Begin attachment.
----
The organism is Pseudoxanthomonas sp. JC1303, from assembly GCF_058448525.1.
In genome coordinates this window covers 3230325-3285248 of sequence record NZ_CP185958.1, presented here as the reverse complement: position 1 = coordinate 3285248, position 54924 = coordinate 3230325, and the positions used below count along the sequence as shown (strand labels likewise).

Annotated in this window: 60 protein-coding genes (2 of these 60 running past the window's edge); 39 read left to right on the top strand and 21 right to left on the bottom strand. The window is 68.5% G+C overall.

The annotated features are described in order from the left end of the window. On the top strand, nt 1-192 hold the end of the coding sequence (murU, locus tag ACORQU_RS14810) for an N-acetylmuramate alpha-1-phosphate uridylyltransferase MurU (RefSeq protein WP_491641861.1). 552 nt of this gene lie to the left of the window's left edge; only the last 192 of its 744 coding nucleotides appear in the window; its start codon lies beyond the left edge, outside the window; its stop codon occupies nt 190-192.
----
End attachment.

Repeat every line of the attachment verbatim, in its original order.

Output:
The organism is Pseudoxanthomonas sp. JC1303, from assembly GCF_058448525.1.
In genome coordinates this window covers 3230325-3285248 of sequence record NZ_CP185958.1, presented here as the reverse complement: position 1 = coordinate 3285248, position 54924 = coordinate 3230325, and the positions used below count along the sequence as shown (strand labels likewise).

Annotated in this window: 60 protein-coding genes (2 of these 60 running past the window's edge); 39 read left to right on the top strand and 21 right to left on the bottom strand. The window is 68.5% G+C overall.

The annotated features are described in order from the left end of the window. On the top strand, nt 1-192 hold the end of the coding sequence (murU, locus tag ACORQU_RS14810) for an N-acetylmuramate alpha-1-phosphate uridylyltransferase MurU (RefSeq protein WP_491641861.1). 552 nt of this gene lie to the left of the window's left edge; only the last 192 of its 744 coding nucleotides appear in the window; its start codon lies beyond the left edge, outside the window; its stop codon occupies nt 190-192.